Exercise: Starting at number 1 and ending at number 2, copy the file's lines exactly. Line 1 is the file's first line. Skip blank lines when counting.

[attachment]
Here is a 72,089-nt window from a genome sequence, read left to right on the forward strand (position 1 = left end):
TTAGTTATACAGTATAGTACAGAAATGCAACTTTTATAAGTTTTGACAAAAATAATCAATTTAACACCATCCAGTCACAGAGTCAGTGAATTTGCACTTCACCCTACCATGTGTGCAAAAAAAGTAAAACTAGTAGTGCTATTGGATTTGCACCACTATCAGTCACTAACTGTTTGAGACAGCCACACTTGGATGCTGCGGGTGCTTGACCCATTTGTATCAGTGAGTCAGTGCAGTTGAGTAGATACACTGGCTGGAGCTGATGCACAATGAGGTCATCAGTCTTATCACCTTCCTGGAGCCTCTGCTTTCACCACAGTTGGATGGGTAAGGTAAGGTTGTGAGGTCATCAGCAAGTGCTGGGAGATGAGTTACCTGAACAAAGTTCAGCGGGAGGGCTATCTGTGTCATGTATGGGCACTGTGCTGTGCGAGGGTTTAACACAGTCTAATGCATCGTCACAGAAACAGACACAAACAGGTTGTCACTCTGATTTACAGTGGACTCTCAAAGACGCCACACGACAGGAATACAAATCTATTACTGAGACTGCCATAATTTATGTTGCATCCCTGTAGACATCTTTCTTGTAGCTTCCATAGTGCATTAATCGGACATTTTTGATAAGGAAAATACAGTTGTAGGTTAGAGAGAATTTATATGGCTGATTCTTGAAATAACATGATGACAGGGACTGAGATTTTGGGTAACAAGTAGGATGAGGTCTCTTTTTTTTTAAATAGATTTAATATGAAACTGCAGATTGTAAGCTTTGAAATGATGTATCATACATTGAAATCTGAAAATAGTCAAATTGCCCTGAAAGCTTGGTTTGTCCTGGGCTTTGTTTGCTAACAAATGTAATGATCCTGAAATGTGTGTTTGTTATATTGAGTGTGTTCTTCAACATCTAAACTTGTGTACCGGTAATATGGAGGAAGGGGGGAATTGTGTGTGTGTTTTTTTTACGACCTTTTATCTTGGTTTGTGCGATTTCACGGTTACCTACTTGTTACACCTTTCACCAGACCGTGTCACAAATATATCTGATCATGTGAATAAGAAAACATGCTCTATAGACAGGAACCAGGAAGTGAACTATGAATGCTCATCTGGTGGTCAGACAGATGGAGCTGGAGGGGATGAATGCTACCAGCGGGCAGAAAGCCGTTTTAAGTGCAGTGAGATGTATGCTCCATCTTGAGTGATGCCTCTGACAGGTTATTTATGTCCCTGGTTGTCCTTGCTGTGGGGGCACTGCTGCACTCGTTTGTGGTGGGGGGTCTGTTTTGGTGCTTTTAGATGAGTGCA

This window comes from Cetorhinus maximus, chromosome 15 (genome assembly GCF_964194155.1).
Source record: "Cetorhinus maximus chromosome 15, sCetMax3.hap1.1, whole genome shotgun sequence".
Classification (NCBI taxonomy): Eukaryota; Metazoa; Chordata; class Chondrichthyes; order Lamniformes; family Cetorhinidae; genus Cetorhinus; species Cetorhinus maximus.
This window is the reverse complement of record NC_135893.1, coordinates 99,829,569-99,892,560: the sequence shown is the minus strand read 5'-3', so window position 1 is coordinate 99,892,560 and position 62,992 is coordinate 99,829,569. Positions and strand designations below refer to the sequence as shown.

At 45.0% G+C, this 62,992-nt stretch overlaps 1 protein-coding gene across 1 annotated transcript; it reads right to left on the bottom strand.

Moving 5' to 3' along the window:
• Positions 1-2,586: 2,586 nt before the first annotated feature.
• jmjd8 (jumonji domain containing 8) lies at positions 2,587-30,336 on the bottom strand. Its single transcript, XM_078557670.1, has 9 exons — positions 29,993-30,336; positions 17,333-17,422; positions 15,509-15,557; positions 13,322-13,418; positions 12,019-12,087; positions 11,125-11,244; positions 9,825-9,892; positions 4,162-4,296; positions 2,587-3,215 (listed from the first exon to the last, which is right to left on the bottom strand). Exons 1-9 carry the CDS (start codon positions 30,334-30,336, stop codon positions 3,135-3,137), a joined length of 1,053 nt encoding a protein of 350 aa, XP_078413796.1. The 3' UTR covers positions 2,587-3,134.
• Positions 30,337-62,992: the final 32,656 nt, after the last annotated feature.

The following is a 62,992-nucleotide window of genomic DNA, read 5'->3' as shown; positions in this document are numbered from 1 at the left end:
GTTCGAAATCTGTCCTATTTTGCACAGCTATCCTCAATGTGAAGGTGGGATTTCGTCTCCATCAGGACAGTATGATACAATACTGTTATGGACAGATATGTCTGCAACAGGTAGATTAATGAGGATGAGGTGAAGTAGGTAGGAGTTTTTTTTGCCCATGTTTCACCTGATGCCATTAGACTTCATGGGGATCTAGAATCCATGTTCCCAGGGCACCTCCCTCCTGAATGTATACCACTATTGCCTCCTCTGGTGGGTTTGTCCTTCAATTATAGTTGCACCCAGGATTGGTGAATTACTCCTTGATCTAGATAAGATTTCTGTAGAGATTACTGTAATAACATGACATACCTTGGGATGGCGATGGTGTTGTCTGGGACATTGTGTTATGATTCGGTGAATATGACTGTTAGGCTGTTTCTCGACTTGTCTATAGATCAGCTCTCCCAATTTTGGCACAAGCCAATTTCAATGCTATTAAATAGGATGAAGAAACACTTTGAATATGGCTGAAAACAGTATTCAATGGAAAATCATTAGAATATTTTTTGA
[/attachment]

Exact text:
Here is a 72,089-nt window from a genome sequence, read left to right on the forward strand (position 1 = left end):
TTAGTTATACAGTATAGTACAGAAATGCAACTTTTATAAGTTTTGACAAAAATAATCAATTTAACACCATCCAGTCACAGAGTCAGTGAATTTGCACTTCACCCTACCATGTGTGCAAAAAAAGTAAAACTAGTAGTGCTATTGGATTTGCACCACTATCAGTCACTAACTGTTTGAGACAGCCACACTTGGATGCTGCGGGTGCTTGACCCATTTGTATCAGTGAGTCAGTGCAGTTGAGTAGATACACTGGCTGGAGCTGATGCACAATGAGGTCATCAGTCTTATCACCTTCCTGGAGCCTCTGCTTTCACCACAGTTGGATGGGTAAGGTAAGGTTGTGAGGTCATCAGCAAGTGCTGGGAGATGAGTTACCTGAACAAAGTTCAGCGGGAGGGCTATCTGTGTCATGTATGGGCACTGTGCTGTGCGAGGGTTTAACACAGTCTAATGCATCGTCACAGAAACAGACACAAACAGGTTGTCACTCTGATTTACAGTGGACTCTCAAAGACGCCACACGACAGGAATACAAATCTATTACTGAGACTGCCATAATTTATGTTGCATCCCTGTAGACATCTTTCTTGTAGCTTCCATAGTGCATTAATCGGACATTTTTGATAAGGAAAATACAGTTGTAGGTTAGAGAGAATTTATATGGCTGATTCTTGAAATAACATGATGACAGGGACTGAGATTTTGGGTAACAAGTAGGATGAGGTCTCTTTTTTTTTAAATAGATTTAATATGAAACTGCAGATTGTAAGCTTTGAAATGATGTATCATACATTGAAATCTGAAAATAGTCAAATTGCCCTGAAAGCTTGGTTTGTCCTGGGCTTTGTTTGCTAACAAATGTAATGATCCTGAAATGTGTGTTTGTTATATTGAGTGTGTTCTTCAACATCTAAACTTGTGTACCGGTAATATGGAGGAAGGGGGGAATTGTGTGTGTGTTTTTTTTACGACCTTTTATCTTGGTTTGTGCGATTTCACGGTTACCTACTTGTTACACCTTTCACCAGACCGTGTCACAAATATATCTGATCATGTGAATAAGAAAACATGCTCTATAGACAGGAACCAGGAAGTGAACTATGAATGCTCATCTGGTGGTCAGACAGATGGAGCTGGAGGGGATGAATGCTACCAGCGGGCAGAAAGCCGTTTTAAGTGCAGTGAGATGTATGCTCCATCTTGAGTGATGCCTCTGACAGGTTATTTATGTCCCTGGTTGTCCTTGCTGTGGGGGCACTGCTGCACTCGTTTGTGGTGGGGGGTCTGTTTTGGTGCTTTTAGATGAGTGCA